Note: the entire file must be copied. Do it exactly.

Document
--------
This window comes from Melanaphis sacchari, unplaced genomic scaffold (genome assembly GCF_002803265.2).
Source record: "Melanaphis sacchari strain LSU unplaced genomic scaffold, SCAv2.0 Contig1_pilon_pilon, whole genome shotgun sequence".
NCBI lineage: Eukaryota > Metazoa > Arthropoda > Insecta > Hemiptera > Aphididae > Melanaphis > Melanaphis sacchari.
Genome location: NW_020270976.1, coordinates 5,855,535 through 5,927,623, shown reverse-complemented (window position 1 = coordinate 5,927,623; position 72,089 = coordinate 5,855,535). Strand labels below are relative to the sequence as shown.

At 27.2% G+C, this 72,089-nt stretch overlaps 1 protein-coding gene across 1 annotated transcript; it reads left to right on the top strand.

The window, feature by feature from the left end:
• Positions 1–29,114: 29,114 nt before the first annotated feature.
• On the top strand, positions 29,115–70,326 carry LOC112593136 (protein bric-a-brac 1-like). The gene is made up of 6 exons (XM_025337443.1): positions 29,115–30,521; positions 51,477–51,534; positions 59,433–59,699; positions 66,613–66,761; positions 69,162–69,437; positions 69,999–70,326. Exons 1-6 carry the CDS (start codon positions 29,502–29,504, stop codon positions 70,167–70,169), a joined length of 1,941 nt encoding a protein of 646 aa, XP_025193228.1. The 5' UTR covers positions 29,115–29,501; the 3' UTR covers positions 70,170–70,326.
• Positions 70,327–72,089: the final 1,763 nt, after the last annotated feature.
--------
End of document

This window comes from Melanaphis sacchari, unplaced genomic scaffold (genome assembly GCF_002803265.2).
Source record: "Melanaphis sacchari strain LSU unplaced genomic scaffold, SCAv2.0 Contig1_pilon_pilon, whole genome shotgun sequence".
NCBI lineage: Eukaryota > Metazoa > Arthropoda > Insecta > Hemiptera > Aphididae > Melanaphis > Melanaphis sacchari.
Genome location: NW_020270976.1, coordinates 5,855,535 through 5,927,623, shown reverse-complemented (window position 1 = coordinate 5,927,623; position 72,089 = coordinate 5,855,535). Strand labels below are relative to the sequence as shown.

At 27.2% G+C, this 72,089-nt stretch overlaps 1 protein-coding gene across 1 annotated transcript; it reads left to right on the top strand.

The window, feature by feature from the left end:
• Positions 1–29,114: 29,114 nt before the first annotated feature.
• On the top strand, positions 29,115–70,326 carry LOC112593136 (protein bric-a-brac 1-like). The gene is made up of 6 exons (XM_025337443.1): positions 29,115–30,521; positions 51,477–51,534; positions 59,433–59,699; positions 66,613–66,761; positions 69,162–69,437; positions 69,999–70,326. Exons 1-6 carry the CDS (start codon positions 29,502–29,504, stop codon positions 70,167–70,169), a joined length of 1,941 nt encoding a protein of 646 aa, XP_025193228.1. The 5' UTR covers positions 29,115–29,501; the 3' UTR covers positions 70,170–70,326.
• Positions 70,327–72,089: the final 1,763 nt, after the last annotated feature.